From the very beginning — even with our original showrunners, Aaron Harberts and Gretchen Berg, up to our current showrunners, Alex Kurtzman and Michelle Paradise — that has always been in the ether, that this was something we were headed toward, that Burnham would be on this journey of self-actualization that would also be the journey to the chair. It’s something we’ve believed in very firmly. It was important to me that Burnham overcome all of the necessary challenges to be the person that would be ready to accept that call. I think it makes [being a captain] that much more impactful. And it meant so much to me as a Black woman to have that moment right now at this point in time.
I have to admit, I was surprised by how Michael ended up there. She spends a year alone, living by totally different rules, then she has a hard time reintegrating into Starfleet and taking orders from anyone. Can you give us a little insight into her journey this season? Why is she ready to accept the call now?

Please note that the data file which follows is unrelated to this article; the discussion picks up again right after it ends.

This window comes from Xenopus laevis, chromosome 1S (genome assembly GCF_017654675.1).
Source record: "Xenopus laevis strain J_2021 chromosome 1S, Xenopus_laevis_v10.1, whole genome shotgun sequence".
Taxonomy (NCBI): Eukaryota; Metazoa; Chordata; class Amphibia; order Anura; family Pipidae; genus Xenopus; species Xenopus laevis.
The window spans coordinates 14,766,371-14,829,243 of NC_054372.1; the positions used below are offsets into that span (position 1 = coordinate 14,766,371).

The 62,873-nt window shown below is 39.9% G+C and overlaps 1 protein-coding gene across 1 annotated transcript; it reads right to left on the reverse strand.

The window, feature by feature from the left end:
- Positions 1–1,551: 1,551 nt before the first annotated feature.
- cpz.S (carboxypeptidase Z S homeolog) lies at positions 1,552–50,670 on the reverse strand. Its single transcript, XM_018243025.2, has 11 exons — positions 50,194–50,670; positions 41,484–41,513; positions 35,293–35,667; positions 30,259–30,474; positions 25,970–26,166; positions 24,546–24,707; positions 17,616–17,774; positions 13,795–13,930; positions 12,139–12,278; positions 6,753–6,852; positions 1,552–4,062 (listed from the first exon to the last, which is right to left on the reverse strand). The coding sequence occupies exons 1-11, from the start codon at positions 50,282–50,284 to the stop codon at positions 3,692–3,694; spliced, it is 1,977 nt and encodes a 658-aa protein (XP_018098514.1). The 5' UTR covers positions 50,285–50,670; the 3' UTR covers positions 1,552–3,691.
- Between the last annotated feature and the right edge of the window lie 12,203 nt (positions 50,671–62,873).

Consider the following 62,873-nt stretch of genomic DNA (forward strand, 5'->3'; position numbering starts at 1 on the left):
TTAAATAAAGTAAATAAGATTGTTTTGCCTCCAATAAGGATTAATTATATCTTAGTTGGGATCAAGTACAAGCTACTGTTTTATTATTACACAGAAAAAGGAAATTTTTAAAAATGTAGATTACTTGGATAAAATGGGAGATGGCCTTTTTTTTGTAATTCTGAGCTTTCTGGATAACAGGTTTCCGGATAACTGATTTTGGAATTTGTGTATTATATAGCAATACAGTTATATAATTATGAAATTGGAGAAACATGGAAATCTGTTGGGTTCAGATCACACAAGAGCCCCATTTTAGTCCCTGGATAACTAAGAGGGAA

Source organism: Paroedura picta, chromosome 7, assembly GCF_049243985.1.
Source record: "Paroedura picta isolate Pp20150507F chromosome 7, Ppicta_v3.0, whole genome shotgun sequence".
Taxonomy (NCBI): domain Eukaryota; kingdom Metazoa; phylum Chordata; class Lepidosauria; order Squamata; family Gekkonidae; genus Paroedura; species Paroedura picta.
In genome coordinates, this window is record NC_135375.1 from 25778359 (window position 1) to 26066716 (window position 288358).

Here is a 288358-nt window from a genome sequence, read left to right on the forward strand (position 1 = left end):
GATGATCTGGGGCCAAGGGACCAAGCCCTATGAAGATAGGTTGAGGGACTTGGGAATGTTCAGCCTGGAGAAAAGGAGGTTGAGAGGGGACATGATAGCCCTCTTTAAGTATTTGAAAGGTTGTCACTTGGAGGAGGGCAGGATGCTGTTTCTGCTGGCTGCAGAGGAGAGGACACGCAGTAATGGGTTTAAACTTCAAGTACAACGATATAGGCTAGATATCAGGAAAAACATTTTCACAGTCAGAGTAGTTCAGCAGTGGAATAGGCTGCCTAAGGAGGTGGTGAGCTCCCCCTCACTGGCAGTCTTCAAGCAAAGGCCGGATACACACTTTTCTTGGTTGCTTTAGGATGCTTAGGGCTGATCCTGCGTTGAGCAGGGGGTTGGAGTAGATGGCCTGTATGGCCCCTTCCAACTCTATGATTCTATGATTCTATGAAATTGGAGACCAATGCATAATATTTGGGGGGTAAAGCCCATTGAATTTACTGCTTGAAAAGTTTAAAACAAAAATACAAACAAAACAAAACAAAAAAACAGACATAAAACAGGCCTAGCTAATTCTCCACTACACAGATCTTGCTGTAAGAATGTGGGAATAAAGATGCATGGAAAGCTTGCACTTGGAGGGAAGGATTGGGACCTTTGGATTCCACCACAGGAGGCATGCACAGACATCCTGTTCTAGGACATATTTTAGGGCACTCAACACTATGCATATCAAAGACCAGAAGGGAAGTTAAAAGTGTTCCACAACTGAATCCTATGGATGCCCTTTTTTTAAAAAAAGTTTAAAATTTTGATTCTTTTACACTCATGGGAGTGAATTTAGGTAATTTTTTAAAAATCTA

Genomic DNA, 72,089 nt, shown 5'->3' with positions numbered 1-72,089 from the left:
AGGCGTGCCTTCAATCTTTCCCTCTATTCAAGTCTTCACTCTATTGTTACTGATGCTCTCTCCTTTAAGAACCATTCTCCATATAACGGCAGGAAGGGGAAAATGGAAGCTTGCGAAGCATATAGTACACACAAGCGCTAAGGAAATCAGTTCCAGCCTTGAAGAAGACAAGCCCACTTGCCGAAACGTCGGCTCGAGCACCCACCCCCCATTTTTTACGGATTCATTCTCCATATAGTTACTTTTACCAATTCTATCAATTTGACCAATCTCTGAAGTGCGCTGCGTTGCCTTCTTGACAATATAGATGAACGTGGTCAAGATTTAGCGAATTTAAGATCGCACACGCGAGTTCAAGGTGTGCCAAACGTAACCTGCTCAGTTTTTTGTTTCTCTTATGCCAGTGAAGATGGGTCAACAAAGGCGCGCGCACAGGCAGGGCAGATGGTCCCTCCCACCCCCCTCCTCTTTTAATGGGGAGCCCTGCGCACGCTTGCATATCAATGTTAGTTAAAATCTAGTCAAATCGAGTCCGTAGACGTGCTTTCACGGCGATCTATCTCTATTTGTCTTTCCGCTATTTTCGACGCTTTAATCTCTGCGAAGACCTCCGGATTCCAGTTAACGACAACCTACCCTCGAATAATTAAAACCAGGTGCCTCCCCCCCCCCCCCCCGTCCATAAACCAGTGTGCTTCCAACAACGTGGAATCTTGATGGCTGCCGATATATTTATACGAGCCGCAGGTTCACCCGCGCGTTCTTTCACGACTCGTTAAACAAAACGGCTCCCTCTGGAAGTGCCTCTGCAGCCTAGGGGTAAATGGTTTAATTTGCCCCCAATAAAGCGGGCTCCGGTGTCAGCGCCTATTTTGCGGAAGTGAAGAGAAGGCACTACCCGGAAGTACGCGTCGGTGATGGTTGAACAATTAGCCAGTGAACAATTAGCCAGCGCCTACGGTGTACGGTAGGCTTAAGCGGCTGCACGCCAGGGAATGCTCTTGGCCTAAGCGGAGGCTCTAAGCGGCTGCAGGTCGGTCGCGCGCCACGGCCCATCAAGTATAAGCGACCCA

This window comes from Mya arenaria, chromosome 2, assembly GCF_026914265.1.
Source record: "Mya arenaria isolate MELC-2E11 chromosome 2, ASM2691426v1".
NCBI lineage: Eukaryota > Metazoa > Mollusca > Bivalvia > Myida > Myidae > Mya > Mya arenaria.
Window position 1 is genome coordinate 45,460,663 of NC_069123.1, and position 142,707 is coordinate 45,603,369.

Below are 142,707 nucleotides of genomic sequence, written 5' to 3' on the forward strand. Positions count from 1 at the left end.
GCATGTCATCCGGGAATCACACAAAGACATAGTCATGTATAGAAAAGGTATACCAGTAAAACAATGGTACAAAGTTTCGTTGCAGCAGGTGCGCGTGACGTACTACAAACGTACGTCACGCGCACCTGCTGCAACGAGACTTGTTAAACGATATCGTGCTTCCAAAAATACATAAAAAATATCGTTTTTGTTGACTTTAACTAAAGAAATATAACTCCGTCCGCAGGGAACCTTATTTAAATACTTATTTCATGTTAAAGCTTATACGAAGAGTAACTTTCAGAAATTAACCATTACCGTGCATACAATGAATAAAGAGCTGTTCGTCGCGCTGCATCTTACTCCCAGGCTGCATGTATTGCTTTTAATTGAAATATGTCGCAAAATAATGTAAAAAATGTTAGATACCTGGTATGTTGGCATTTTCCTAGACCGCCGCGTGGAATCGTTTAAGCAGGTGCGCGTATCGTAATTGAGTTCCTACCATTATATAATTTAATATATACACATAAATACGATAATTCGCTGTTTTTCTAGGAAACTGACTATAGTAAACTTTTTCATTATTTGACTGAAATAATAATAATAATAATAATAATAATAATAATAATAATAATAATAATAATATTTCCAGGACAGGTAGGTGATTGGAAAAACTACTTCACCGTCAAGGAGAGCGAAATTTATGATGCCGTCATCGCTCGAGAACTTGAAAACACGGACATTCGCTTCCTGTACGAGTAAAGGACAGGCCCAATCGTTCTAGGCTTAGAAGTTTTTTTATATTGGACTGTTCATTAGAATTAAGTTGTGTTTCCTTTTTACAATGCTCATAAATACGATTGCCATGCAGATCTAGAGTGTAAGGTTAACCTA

Well, one of the things I love and appreciate the most about being able to play this character is how I’ve been written, and there always seem to be these dualities with Michael Burnham. In season one, you see a very Vulcan Burnham; you see someone who has been dealing with the duality of Vulcanism versus humanity, logic versus emotion, and leaning way more toward Vulcanism. Then in season two, you see this outpouring of emotion because the pendulum has swung all the way over to the emotional side, the side of humanity.
Now, the new duality of season three could be categorized as “duty versus joy,” which is how Burnham’s mother puts it. [Before this season,] she’s acting purely out of guilt and shame and a deep yearning to rewrite history. She suffered a lot of loss and felt responsible for it, even the loss of her parents, which she had nothing to do with. But [this season, she finally] understands the destructive nature of doing that, of looking at authority in that way. This woman has a distorted [way of] thinking that is needed for the moment, that is the mark of a leader, but many people are resistant to it because there is a rebellious tone to it, because it goes against the grain.